Voiceless velar lateral affricate
Audio sample

The voiceless velar lateral affricate is a relatively uncommon speech sound found as a phoneme in the Caucasus and as an allophone in several languages of eastern and southern Africa. In strict IPA, it needs to be transcribed with diacritics, but a proper letter exists in extIPA: ⟨k͜𝼄⟩.

Archi, a Northeast Caucasian language of Dagestan, has two such affricates, plain [k𝼄] and labialized [k𝼄ʷ], though they are further forward than velars in most languages, and might better be called prevelar. Archi also has ejective variants of its lateral affricates, several voiceless lateral fricatives, and a voiced lateral fricative at the same place of articulation, but no alveolar lateral fricatives or affricates.[1]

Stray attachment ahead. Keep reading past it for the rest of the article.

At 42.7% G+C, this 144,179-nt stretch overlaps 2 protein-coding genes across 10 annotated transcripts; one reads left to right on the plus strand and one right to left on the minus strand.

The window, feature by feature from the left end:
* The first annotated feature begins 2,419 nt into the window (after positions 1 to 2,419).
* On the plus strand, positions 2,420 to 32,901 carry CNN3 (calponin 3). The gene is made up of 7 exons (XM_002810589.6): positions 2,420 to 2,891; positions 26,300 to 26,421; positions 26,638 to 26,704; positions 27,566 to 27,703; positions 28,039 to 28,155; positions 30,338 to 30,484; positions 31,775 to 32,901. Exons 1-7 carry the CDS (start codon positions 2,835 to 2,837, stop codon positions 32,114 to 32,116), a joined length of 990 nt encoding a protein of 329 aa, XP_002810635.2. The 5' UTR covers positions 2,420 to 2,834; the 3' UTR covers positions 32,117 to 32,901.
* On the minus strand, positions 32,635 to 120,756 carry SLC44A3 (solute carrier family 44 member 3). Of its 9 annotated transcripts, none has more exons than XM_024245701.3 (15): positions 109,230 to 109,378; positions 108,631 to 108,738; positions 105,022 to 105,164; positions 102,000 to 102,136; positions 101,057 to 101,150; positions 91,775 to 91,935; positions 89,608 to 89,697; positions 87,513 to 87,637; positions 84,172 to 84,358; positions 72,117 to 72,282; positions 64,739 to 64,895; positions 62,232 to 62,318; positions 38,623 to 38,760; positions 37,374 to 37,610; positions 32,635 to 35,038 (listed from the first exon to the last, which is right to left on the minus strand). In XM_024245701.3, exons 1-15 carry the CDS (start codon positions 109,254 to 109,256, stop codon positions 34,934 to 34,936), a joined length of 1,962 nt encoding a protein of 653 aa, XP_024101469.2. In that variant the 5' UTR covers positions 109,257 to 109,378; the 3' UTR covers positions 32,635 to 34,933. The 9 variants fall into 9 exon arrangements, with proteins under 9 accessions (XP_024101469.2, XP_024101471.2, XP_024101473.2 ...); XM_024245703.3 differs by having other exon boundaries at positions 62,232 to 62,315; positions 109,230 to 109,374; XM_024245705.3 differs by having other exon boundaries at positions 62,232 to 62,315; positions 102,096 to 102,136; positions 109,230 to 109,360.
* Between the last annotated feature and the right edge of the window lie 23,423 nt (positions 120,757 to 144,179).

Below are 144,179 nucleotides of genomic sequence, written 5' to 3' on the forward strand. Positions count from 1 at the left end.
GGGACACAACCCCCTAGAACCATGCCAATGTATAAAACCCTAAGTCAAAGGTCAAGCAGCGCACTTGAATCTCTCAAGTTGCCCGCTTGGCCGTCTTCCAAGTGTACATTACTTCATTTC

Zulu and Xhosa have a voiceless lateral affricate as an allophone of their voiceless velar affricate. Hadza has an ejective velar lateral affricate as an allophone of its velar ejective affricate. Indeed, in Hadza this [k͜𝼄ʼ] contrasts with a palatal lateral ejective affricate, [c͜𝼆ʼ]. ǁXegwi is reported to have contrasted velar /k͜𝼄/ from alveolar /t͜ɬ/.


Features of the voiceless velar lateral affricate:


Language Word IPA Meaning Notes
Archi[1] лӀон/ƛon [k͜𝼄on] 'a flock' Pre-velar.[1]
Bezhta [example needed]


  1. ^ a b c The Archi Language Tutorial. The source uses the symbol for the voiceless alveolar lateral fricative for the fricative part of this sound (k͡ɬ), but also indicates the sound to be prevelar.